DAL students get ‘Simpson Expericence,’ only for lower cost

DAL students get Simpson Expericence, only for lower cost

Simpson College does a lot to offer its services to a wide array of people. Financial aid and grants are available to help defray the cost of attending, recruitment is conducted in places more diverse than central Iowa and the Division of Adult Learning allows working non-traditional students access. Since this last summer, I have become far more acquainted with the latter.

So far, I’ve taken four courses through the DAL and completed three. During that time, I’ve had the opportunity to compare the “normal” Simpson four- or five-year experience and the experience working adults get through Simpson night and weekend courses. Unsurprisingly enough, they’re pretty similar.

For one, the same faculty members teach the same courses for the DAL at its West Des Moines classrooms as do at Indianola’s main campus. They use similar textbooks and similar tactics to teach. The same sorts of projects and papers are assigned.

Those same papers are written on similarly new campus computers, with the same programs and accessibilities as those in the Dunn Library. Students can still Facebook all day long on computers at the West Des Moines campus, just like in Indianola.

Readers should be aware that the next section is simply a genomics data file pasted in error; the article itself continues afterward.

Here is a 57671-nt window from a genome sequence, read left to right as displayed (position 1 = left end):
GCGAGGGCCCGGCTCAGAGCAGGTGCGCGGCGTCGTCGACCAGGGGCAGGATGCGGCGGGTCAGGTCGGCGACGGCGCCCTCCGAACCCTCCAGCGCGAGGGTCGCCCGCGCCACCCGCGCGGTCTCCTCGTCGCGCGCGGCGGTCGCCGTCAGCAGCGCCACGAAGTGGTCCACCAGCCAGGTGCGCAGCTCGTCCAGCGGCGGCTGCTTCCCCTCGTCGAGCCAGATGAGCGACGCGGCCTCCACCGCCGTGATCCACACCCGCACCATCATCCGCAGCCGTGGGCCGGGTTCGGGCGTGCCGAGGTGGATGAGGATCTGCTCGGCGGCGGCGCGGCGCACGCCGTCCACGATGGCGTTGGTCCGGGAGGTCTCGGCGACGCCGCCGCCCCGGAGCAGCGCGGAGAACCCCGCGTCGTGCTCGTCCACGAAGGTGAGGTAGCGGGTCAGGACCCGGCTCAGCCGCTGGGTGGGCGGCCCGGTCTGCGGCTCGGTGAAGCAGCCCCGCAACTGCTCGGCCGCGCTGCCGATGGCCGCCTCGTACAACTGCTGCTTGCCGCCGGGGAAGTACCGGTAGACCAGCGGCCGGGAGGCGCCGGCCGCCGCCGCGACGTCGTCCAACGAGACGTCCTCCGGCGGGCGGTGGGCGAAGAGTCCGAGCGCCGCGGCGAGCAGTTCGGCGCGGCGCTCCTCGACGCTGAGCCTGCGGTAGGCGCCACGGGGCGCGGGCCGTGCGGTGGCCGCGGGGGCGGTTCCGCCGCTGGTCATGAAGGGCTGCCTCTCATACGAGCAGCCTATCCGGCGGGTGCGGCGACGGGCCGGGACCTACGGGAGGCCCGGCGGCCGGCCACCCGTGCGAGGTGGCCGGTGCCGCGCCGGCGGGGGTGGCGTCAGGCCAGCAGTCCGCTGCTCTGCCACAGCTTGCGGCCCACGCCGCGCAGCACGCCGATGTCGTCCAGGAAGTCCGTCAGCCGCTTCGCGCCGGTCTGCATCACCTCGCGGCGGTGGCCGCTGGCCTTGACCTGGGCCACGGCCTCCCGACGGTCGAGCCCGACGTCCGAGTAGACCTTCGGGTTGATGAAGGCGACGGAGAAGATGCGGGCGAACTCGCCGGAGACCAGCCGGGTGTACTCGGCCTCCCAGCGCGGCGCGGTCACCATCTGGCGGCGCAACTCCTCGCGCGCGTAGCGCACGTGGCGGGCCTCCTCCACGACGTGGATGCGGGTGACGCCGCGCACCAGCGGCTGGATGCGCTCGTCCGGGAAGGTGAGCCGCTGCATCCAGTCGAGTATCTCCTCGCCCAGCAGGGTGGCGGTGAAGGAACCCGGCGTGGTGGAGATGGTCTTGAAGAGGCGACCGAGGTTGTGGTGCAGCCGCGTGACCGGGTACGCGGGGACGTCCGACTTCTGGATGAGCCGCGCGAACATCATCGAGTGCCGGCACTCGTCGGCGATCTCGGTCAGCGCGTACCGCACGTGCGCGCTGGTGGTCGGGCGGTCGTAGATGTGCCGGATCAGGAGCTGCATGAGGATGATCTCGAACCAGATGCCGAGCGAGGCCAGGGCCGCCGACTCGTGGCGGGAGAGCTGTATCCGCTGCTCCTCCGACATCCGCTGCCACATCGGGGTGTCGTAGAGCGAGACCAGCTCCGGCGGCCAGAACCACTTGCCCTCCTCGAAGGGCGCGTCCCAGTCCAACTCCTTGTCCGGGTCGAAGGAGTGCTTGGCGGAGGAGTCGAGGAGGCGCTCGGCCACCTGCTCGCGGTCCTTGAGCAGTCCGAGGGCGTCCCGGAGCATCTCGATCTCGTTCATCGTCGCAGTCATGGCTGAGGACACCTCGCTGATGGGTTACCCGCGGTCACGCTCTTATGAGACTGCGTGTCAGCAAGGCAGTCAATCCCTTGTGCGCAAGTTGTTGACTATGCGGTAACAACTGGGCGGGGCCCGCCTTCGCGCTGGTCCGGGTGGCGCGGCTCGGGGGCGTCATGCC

Not surprisingly enough, the all-around quality of education for those who participate in the DAL is on par with that of traditional students. Simpson is, after all, a top-notch institution with excellent faculty, and the DAL is a part of Simpson.

However, there is one glaring, seemingly unexplainable difference between the traditional experience and that of the DAL – the price.

The cost of one credit hour at Simpson for traditional, full-time students ranges from $1,370 to $1,827, from the maximum 16-credit enrollment to the minimum full-time 12 hours, respectively.

For the DAL, it sits at a paltry $212 per credit hour, according to Simpson’s Web site. That, my friends, is one hell of a difference.

Is there some service, some perk at the main campus I’ve been missing? Does regular tuition come with a timeshare in Aspen that no one told me about?

Granted, the cost of maintaining the main campus is guaranteed to be much higher than that of the West Des Moines office building, and the energy costs greater as well. There’s no library in West Des Moines and no labs. But the education is the same, the degree still says Simpson and the opportunity to succeed is just as strong.

My point is simple – there’s not much there to justify a 700 percent mark-up on the traditional Simpson experience.